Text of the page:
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Research aims to understand cellular differentiation process for cell, tissue regeneration

Representative images showing the compartmentalized aqueous (aq) phases with varied flow rates as they contact the oil (o) phase. Each side aqueous phase consists of alginate-rhodamine (red) or alginate-CFTM 350 (blue). Scale bar = 25 μm.

Stem cells generate all other cells with specialized functions. From these cells, come daughter cells that become new stem cells or specialized cells. However, how this fundamental biological process is regulated remains poorly understood.

“Stem cells are important cells that are used to regenerate tissues so there’s a lot of interest in terms of how to use them to restore damaged tissues,” said Jae-Won Shin, associate professor of pharmacology and regenerative medicine in the College of Medicine, Richard and Loan Hill Department of Biomedical Engineering associate professor, and corresponding author of a recently published paper on this topic.

Shin and his team engineered a new approach to encapsulate single stem cells in micro-engineered environments with asymmetrically distributed signals to control where the signals are placed around single cells in the 3D environment.

In previous approaches, it was very difficult to control where the signals are around single cells because the entire cell is surrounded by ligands or adhesion sequences, but this technology allows investigators to control where they’re placed after encapsulation of single cells.

This approach was previously done with 2D micropatterning and is difficult to control in 3D micropatterning.

“We were studying the 3D environment because it is important to understand cellular behavior and recapitulate what’s happening in a more physiological environment,” Shin said. This research can also help study biological questions including how single cells break symmetry in a 3D environment and how they respond to cooperative or competing biological signals from the environment.

In turn, Shin explained that instead of making individual cells surround the adhesion sequences that exist around individual cells, once he and his colleagues put the adhesion peptide into half of the cell, they saw how cells broke their symmetry.

“Cells elongate as opposed to expanding uniformly and also it introduces a signaling pathway that leads to the process called polarization or cell polarity, which is an essential process for stem cells to undergo specialization,” said Ik Sung Cho, a postdoctoral fellow in Shin’s lab and first author on the study. “We demonstrated that by simply putting the ligand on one side only, you can actually polarize cells and then differentiate them.”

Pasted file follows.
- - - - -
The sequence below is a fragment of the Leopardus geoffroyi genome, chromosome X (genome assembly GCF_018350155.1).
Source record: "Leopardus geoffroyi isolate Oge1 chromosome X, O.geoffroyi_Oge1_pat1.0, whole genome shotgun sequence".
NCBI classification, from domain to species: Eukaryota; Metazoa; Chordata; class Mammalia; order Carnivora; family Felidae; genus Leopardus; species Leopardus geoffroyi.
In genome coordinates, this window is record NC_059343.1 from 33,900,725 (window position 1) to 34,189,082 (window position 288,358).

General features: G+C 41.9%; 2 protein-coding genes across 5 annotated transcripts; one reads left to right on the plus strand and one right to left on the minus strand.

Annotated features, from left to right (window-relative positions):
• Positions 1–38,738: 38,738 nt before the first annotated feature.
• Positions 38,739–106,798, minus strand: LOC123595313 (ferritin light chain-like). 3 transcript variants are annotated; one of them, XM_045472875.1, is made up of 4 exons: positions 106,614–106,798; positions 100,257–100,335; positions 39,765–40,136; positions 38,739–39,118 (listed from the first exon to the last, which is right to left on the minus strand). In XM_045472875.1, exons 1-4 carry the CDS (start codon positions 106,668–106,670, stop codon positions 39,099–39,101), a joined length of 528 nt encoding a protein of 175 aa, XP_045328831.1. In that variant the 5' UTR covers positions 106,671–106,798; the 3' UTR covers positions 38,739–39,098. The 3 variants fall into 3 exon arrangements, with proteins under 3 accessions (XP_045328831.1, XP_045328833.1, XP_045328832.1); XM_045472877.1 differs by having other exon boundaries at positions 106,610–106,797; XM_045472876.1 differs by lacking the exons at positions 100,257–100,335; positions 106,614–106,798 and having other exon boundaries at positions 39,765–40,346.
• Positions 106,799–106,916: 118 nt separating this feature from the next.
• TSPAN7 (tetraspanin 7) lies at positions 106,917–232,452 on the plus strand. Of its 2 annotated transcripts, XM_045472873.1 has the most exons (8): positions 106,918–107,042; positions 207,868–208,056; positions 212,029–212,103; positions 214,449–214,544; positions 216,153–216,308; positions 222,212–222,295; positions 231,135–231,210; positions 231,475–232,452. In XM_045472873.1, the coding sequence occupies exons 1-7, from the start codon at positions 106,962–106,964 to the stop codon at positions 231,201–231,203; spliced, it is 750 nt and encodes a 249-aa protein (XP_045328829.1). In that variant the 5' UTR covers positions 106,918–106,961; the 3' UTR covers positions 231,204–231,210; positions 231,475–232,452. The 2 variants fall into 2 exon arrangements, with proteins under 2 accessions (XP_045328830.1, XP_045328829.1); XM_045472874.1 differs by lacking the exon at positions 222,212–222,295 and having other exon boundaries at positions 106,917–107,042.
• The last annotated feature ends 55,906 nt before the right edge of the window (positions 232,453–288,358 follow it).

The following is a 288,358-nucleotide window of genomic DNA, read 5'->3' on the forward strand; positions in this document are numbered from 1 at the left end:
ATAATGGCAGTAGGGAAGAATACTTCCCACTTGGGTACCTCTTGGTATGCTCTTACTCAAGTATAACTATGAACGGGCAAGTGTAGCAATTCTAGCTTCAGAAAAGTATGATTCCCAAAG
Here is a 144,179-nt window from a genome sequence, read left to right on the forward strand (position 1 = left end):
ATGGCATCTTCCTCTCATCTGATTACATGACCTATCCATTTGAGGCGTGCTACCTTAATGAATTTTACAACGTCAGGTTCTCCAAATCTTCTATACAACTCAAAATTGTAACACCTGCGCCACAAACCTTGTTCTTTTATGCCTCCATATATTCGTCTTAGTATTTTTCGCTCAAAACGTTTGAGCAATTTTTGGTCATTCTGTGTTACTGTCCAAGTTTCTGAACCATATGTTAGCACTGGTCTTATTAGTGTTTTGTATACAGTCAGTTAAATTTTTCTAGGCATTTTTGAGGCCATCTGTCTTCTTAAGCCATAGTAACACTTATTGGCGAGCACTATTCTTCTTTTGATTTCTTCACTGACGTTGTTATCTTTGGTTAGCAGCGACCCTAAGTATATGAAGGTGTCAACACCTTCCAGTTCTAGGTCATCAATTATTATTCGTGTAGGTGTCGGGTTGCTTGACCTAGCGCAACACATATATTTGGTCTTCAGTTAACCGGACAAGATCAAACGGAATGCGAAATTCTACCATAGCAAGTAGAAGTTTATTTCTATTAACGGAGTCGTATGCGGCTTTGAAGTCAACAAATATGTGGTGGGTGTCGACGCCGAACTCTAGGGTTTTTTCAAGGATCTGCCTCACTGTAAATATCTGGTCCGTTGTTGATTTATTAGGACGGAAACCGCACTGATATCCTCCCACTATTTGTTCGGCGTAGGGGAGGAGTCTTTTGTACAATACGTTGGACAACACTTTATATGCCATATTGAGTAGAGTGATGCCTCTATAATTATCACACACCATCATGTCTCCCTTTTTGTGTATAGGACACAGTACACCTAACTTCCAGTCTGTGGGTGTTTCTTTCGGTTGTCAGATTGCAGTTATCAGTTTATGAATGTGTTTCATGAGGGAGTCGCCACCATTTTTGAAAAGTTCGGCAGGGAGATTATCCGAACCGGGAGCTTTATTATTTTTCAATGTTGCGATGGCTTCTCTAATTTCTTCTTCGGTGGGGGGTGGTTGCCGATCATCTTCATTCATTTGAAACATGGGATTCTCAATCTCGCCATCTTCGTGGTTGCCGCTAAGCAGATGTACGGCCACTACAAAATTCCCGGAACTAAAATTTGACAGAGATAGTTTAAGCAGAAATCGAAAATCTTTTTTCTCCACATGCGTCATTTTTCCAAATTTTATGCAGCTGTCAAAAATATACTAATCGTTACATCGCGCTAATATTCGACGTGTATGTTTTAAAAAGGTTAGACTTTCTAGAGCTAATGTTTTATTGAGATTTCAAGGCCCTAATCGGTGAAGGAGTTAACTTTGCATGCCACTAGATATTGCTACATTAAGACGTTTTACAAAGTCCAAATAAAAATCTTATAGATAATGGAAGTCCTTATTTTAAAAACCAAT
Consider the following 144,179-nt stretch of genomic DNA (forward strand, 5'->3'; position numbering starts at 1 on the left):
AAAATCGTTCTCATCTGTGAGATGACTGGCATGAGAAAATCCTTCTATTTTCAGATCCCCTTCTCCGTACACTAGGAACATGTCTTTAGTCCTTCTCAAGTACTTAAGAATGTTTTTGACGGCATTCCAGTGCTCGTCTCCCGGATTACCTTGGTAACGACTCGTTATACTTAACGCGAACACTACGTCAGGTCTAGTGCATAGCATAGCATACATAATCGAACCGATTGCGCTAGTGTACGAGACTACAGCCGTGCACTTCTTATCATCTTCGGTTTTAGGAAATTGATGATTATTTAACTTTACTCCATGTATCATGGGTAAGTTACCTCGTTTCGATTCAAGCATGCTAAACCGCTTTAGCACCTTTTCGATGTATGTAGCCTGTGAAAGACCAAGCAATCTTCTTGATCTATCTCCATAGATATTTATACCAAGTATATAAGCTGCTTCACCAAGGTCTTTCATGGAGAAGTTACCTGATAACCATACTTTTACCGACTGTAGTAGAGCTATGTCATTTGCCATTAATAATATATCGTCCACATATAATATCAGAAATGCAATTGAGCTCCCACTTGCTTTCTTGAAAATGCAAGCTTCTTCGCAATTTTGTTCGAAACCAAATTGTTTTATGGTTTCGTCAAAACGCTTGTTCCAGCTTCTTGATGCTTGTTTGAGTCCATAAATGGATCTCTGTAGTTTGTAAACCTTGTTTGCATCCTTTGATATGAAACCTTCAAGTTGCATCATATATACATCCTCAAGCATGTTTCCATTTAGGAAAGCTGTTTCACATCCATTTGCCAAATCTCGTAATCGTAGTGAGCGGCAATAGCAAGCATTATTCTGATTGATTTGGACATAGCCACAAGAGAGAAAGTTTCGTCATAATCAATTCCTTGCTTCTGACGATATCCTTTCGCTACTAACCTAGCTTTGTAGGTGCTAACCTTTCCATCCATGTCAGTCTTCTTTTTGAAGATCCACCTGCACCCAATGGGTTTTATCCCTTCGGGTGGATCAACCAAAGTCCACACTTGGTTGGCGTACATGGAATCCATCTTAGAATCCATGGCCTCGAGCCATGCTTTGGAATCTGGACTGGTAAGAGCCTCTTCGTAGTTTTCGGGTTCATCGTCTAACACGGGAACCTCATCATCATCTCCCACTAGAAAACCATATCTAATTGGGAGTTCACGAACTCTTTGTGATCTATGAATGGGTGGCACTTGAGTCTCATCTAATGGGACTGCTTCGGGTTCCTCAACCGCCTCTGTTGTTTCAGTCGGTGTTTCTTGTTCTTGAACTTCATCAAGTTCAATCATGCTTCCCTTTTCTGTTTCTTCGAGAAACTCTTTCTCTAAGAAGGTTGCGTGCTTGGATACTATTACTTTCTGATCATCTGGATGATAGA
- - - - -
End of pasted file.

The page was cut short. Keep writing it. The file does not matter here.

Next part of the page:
Cell polarization can serve as a platform technology for people who are interested in studying this cellular phenomenon, which is broadly applicable to understanding differentiation and other type of cellular functions.

Shin and his team used this kind of approach for different purposes to understand both the fundamental sciences of cell biology that are relevant to the tissue regeneration process, but also to use them to deliver stem cell-based therapeutics into the body.

“The initial technological goal of the paper was to control where the cell signals that can control cellular behavior are placed in the grid environment or on single cells,” Shin said. “The biological goal is to try to understand how this teaching environment impacts the cellular differentiation process.”

Shin’s research will also help understand cancerous tumor formation as it relates to stem cells undergoing proliferation as specialized or unspecialized cells, as well as understand the development where cell-matrix interactions play an important role.

Shin and his colleagues published these findings in Advanced Science in a paper titled, “Deterministic Single Cell Encapsulation in Asymmetric Microenvironments to Direct Cell Polarity.”

This paper was also co-authored by Prerak Gupta, Nima Mostafazadeh, Sing-Wan Won, Saiumamaheswari Saichellappa, Stephen Lenzini, and Zhangli Peng, all of UIC.